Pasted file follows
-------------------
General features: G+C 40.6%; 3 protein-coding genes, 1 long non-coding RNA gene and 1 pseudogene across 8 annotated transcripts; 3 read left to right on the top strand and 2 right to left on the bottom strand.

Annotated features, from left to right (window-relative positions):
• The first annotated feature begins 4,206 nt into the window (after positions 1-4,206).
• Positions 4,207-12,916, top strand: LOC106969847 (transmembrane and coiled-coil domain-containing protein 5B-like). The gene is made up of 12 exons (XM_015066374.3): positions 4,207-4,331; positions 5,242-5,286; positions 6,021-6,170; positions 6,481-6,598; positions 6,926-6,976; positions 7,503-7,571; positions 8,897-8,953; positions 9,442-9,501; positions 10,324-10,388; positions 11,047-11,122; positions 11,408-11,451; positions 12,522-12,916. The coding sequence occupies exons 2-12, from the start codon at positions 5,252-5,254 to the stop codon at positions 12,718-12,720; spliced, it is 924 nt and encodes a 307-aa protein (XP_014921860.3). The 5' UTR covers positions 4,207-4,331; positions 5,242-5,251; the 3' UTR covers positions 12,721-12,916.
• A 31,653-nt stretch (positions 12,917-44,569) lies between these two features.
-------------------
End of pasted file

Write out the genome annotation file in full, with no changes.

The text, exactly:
General features: G+C 40.6%; 3 protein-coding genes, 1 long non-coding RNA gene and 1 pseudogene across 8 annotated transcripts; 3 read left to right on the top strand and 2 right to left on the bottom strand.

Annotated features, from left to right (window-relative positions):
• The first annotated feature begins 4,206 nt into the window (after positions 1-4,206).
• Positions 4,207-12,916, top strand: LOC106969847 (transmembrane and coiled-coil domain-containing protein 5B-like). The gene is made up of 12 exons (XM_015066374.3): positions 4,207-4,331; positions 5,242-5,286; positions 6,021-6,170; positions 6,481-6,598; positions 6,926-6,976; positions 7,503-7,571; positions 8,897-8,953; positions 9,442-9,501; positions 10,324-10,388; positions 11,047-11,122; positions 11,408-11,451; positions 12,522-12,916. The coding sequence occupies exons 2-12, from the start codon at positions 5,252-5,254 to the stop codon at positions 12,718-12,720; spliced, it is 924 nt and encodes a 307-aa protein (XP_014921860.3). The 5' UTR covers positions 4,207-4,331; positions 5,242-5,251; the 3' UTR covers positions 12,721-12,916.
• A 31,653-nt stretch (positions 12,917-44,569) lies between these two features.